We love breakfast hashes because of how easily they can be adapted to the season. Swap out a few ingredients and spices, and you can have something perfectly tailored to the time of year. During the cooler days of fall, we like to focus on hearty and warming flavors.
This sweet potato breakfast hash features cubed sweet potatoes, crumbled chorizo sausage, pan-fried eggs, and diced scallions. You can either steer the flavor palette towards the savory side by adding dried thyme or oregano.
Or try something a little different and take it towards the sweet side by adding a touch of maple syrup and some warming cinnamon. It’s a matter of personal preference and there’s no right answer, so you do whatever you think you’ll enjoy best.
Why We Love It
Hearty, warming, and filling breakfast that’s perfect for fall
Can be easily adapted to be vegetarian or vegan
You can take the meal towards the savory or the sweet, depending on your mood
So update your camping breakfast this fall, with this simple one-skillet sweet potato hash.
↠ Cast Iron Skillet: A cast-iron skillet is an ideal way to cook breakfast hash. Since cast iron is so good at radiating heat (as much as 1” above the surface of the pan) you are able to actually cook parts of the potato that aren’t even touching the bottom of the skillet.
↠ Lid: Having a lid for your cast iron skillet will allow you to trap heat and cook food from the top down. This is useful for this particular recipe because it will allow you to set the whites of your eggs (without overcooking the yolks) by briefly trapping steam inside.
* Don’t have a lid for you cast iron? You can also use an appropriately sized enamel steel plate in a pinch! Or a small sheet of aluminum foil.
↠ Chef’s Knife: Cutting sweet potato into tiny cubes is no job for a Swiss Army Knife. A large, sharp chef’s knife will make short – and safe – work of cubing up a sweet potato or two.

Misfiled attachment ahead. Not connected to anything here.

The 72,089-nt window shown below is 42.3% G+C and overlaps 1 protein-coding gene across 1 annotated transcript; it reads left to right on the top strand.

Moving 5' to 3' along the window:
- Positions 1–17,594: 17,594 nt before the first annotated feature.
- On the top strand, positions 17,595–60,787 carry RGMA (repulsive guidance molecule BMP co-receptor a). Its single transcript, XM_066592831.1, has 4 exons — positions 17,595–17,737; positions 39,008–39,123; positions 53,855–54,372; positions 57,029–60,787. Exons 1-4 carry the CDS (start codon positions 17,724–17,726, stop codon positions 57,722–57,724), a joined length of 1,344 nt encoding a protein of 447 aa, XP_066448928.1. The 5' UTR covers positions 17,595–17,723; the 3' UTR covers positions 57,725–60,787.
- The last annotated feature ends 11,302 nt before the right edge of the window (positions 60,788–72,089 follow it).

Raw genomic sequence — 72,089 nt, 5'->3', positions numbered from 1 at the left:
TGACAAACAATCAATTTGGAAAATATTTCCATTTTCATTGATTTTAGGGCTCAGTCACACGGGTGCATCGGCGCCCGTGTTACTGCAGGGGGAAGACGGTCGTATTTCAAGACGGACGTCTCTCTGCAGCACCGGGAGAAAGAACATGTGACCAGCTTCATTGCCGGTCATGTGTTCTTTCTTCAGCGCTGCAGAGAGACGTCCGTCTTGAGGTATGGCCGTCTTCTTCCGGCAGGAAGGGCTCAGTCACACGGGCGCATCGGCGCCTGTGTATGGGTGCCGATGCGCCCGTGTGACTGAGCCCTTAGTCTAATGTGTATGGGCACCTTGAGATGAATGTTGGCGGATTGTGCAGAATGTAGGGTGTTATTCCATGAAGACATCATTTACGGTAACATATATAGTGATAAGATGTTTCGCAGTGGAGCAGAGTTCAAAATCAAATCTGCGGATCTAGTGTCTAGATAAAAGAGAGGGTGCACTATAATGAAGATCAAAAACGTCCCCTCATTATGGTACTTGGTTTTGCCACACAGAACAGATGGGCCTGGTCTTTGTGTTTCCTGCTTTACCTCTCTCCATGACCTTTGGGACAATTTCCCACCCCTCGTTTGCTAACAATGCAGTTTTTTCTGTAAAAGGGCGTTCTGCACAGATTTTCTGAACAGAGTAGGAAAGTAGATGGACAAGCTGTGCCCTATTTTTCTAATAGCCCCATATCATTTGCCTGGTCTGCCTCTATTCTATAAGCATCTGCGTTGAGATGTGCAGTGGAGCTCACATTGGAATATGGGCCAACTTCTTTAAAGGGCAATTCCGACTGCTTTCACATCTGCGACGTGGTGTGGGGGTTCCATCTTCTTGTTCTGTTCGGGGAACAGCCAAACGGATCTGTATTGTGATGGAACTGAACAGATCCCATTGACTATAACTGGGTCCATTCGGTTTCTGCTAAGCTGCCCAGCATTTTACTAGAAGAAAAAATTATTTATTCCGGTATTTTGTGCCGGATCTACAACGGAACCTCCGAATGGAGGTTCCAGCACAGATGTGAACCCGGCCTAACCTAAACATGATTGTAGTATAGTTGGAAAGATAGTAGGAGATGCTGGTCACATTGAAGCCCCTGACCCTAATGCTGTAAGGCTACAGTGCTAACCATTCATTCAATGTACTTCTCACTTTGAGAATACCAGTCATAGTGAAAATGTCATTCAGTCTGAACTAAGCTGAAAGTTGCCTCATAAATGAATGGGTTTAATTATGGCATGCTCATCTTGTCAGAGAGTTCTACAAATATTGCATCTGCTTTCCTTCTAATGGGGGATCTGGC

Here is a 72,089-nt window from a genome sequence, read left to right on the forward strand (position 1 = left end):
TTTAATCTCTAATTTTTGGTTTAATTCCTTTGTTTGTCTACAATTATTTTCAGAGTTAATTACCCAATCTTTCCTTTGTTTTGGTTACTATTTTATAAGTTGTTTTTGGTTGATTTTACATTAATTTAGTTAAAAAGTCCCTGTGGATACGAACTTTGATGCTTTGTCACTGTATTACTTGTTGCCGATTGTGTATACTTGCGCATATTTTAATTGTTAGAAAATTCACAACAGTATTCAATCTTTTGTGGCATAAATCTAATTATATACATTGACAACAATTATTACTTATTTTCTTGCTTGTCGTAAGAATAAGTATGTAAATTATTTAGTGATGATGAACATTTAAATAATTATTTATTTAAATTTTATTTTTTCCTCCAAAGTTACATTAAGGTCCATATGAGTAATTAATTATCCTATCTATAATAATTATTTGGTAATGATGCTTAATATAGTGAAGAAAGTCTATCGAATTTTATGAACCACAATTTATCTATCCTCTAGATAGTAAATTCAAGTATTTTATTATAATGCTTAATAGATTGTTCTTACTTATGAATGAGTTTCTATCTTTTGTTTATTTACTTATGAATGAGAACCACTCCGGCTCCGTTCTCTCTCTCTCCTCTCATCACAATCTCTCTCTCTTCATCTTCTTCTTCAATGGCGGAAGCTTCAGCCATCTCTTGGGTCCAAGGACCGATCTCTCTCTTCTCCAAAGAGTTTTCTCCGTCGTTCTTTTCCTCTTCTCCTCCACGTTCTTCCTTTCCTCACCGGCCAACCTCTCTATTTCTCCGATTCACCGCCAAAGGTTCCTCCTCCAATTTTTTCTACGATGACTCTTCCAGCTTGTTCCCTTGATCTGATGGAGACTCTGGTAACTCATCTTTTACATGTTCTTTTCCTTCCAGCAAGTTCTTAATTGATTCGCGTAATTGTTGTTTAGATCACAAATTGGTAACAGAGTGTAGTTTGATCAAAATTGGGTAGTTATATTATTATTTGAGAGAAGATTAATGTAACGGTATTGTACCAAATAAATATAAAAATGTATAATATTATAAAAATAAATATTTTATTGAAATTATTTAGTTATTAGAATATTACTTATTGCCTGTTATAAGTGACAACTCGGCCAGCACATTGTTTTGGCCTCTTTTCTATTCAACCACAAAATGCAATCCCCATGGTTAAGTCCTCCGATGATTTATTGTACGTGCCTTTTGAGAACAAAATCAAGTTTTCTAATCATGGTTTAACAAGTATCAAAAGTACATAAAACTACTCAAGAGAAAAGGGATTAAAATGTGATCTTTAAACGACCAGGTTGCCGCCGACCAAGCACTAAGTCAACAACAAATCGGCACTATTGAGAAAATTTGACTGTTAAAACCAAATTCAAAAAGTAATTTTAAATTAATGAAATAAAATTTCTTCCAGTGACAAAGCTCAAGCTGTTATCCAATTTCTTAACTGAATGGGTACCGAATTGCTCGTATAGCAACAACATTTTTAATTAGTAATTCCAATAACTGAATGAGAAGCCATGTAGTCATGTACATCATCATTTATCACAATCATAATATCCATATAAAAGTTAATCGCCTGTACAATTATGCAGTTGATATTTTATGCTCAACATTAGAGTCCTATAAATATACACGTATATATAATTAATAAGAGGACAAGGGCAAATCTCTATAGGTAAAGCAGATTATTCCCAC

Tips & Tricks
↠ Smaller Cubes, Faster Cook Time:The general rule for sweet potato breakfast hash is that the smaller you dice your potatoes, the faster they will cook. So if you wake up hungry, go for a fine dice. Otherwise, feel free to go with a slightly larger cube.
↠ Select the Right Size Skillet: You want enough space so all the cubed potatoes are making contact with the skillet in a single layer. Otherwise, they will steam and become a little gummy.
Make ahead at home
Cube the sweet potato ahead of time:You can save some prep work at the campsite by pre-cubing your sweet potato at home. However, while an uncut sweet potato can be left at room temp, no problem, a cubed up sweet potato should be stored in a resealable container in your cooler.
Make it Vegetarian:Substitute out the pork chorizo and use Soyrizo instead. Soyrizo is widely available and one of the most convincing plant-based meat alternatives on the market.
Make it Vegan:Sub out chorizo for Soyrizo, and omit the fried egg. Unfortunately, there really isn’t a great vegan alternative for fried eggs, but you might consider doing a tofu scramble instead. We have a great recipe for that here.
How to make chorizo and sweet potato breakfast hash
Start by heating two tablespoons of oil in your cast iron skillet over medium heat.
Cube your sweet potato to your desired size. Remember: the smaller the cubes, the faster the cooking time. Add the sweet potato to the warmed skillet and use a spatula to knock them around, ensuring they’re evenly coated with oil. In between stirring, make sure to flatten out any mounds that form. The goal is to make sure that all of the cubes are making contact with the pan.
Stir occasionally, until the sweet potatoes have softened slightly and have started to pick up just a hint of color. Now you can add in your chopped scallions. Let those fry for a little bit until you start to get a few crispy ones.
If at any point the bottom of the skillet starts to look particularly dry, feel free to add a little more oil to keep things frying.
With the potatoes tender and scallions starting to crisp, you can crumble in either your chorizo or soyrizo – whichever one you are using. Gently stir until crumbled bits are nicely incorporated with the rest of the potatoes.
Now’s your chance to make some big decisions. Either add some dried thyme or dried oregano to take the flavor in a savory direction. Or you can do like we’ve done here and add in a dash of maple syrup and cinnamon. These two ingredients together add a warming sweetness while introducing a bit more complexity to the spice of the chorizo.
If you want to add eggs to your hash, the easiest way we’ve found is to push aside some of the potatoes to make little pockets. Pour a touch of oil into the pockets if they appear dry. Reduce the heat, drop your eggs in, and cover with your lid, or enamel plate, or aluminum foil. The trapped steam will firm up the whites, while leaving a runny yolk. Remove the lid after 2 minutes and the eggs should be done. No flipping required!